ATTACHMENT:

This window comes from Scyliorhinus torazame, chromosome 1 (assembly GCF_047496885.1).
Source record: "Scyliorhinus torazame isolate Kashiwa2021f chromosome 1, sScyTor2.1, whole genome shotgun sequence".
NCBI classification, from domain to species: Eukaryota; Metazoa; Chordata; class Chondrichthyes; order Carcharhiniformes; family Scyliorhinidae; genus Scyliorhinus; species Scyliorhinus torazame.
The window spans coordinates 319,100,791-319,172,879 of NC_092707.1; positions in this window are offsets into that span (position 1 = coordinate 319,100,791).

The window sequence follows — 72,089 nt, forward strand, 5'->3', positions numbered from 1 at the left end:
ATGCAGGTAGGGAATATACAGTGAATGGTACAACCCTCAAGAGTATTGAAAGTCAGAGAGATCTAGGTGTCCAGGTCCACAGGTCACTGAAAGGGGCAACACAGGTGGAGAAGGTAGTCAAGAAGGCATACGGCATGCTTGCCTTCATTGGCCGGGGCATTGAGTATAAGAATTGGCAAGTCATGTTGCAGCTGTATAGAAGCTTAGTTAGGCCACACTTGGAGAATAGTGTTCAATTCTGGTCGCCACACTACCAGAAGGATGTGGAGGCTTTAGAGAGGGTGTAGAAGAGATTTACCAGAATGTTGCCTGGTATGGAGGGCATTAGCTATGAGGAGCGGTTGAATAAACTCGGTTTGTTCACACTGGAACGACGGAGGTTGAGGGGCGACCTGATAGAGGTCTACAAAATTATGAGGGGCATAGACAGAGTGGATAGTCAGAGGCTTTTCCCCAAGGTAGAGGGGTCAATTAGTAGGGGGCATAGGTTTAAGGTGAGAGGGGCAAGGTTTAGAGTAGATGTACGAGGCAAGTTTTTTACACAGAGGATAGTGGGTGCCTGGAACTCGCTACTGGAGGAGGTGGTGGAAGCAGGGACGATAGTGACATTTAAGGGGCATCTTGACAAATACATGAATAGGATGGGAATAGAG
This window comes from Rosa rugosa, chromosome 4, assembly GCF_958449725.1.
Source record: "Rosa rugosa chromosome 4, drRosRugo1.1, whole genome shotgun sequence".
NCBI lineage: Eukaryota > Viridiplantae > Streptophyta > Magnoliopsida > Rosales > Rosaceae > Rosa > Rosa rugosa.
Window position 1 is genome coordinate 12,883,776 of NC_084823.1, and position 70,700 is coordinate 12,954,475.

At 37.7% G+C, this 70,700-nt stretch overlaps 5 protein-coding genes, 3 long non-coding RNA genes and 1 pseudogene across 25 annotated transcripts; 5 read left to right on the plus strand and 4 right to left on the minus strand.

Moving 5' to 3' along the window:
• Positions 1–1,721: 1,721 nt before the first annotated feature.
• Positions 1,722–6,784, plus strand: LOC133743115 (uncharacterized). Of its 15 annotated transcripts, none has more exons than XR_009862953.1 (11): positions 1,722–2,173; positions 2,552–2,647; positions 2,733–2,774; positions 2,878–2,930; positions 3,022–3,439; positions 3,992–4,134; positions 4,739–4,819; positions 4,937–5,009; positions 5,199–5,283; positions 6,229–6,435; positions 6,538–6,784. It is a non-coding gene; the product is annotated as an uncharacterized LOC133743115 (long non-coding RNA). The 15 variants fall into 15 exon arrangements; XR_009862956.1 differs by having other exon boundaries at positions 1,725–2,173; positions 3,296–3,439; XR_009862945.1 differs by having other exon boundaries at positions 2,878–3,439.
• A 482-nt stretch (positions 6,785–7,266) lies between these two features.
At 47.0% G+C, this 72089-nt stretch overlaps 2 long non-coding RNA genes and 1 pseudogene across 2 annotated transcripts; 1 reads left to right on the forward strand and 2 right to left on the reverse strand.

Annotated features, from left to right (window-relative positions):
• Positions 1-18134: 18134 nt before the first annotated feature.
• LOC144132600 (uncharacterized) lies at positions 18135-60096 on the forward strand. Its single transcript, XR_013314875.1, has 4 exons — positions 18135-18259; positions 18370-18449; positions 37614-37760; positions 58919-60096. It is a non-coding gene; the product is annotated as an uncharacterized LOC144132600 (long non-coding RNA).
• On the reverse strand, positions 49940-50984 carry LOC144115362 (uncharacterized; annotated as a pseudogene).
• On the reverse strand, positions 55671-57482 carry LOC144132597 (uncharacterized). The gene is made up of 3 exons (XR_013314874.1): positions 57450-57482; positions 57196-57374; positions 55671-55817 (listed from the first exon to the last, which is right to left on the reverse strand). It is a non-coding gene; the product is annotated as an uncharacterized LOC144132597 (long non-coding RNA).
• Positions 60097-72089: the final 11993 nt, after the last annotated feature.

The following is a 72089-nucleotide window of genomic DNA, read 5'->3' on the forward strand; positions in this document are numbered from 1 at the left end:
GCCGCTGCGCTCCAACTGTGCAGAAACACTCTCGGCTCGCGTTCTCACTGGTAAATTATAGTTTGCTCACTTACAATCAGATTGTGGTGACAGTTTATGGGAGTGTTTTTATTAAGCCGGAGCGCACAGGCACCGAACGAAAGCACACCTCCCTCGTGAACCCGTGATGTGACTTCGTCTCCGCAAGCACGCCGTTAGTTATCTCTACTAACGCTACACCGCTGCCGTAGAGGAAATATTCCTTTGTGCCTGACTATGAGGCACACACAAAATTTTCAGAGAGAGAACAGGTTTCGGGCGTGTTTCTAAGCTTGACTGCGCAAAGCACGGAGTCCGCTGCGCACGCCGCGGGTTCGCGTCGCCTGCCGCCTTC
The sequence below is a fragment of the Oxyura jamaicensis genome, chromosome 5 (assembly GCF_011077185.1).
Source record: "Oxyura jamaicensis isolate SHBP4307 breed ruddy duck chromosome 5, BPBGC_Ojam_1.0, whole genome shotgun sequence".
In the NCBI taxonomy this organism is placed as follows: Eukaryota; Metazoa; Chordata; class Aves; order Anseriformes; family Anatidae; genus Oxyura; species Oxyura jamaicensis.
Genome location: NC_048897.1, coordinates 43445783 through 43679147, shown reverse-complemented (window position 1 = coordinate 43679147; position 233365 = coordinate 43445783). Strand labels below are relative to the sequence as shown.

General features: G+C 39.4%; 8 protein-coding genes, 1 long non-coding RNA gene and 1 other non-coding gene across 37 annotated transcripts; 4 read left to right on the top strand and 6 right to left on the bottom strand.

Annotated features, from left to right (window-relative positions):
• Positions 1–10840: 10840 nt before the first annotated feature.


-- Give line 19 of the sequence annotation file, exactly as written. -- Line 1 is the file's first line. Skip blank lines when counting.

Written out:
• LOC144132600 (uncharacterized) lies at positions 18135-60096 on the forward strand. Its single transcript, XR_013314875.1, has 4 exons — positions 18135-18259; positions 18370-18449; positions 37614-37760; positions 58919-60096. It is a non-coding gene; the product is annotated as an uncharacterized LOC144132600 (long non-coding RNA).